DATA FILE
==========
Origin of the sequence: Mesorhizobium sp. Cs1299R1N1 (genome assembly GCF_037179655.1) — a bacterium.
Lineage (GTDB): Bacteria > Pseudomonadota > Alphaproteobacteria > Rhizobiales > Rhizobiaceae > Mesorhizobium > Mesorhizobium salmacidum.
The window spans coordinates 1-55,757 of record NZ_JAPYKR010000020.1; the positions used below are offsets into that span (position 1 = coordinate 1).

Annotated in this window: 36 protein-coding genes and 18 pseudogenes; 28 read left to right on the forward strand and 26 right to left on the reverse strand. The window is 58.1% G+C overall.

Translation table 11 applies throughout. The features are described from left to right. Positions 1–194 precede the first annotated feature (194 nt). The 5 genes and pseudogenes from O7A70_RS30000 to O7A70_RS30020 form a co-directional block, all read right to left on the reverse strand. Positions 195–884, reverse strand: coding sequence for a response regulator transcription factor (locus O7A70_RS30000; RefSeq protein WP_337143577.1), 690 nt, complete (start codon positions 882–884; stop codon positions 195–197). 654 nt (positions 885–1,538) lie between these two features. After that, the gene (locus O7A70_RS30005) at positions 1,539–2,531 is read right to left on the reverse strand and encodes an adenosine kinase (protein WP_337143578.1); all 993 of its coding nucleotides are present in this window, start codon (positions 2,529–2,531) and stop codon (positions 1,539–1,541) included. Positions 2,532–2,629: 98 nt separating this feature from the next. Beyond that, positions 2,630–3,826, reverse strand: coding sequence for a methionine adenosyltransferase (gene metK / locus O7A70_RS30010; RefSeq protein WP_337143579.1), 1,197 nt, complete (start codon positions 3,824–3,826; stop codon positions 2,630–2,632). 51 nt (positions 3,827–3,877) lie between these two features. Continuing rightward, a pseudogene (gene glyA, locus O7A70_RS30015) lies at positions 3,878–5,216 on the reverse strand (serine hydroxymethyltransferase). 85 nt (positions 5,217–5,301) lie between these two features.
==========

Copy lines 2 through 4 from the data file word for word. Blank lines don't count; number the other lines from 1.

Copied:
Lineage (GTDB): Bacteria > Pseudomonadota > Alphaproteobacteria > Rhizobiales > Rhizobiaceae > Mesorhizobium > Mesorhizobium salmacidum.
The window spans coordinates 1-55,757 of record NZ_JAPYKR010000020.1; the positions used below are offsets into that span (position 1 = coordinate 1).

Annotated in this window: 36 protein-coding genes and 18 pseudogenes; 28 read left to right on the forward strand and 26 right to left on the reverse strand. The window is 58.1% G+C overall.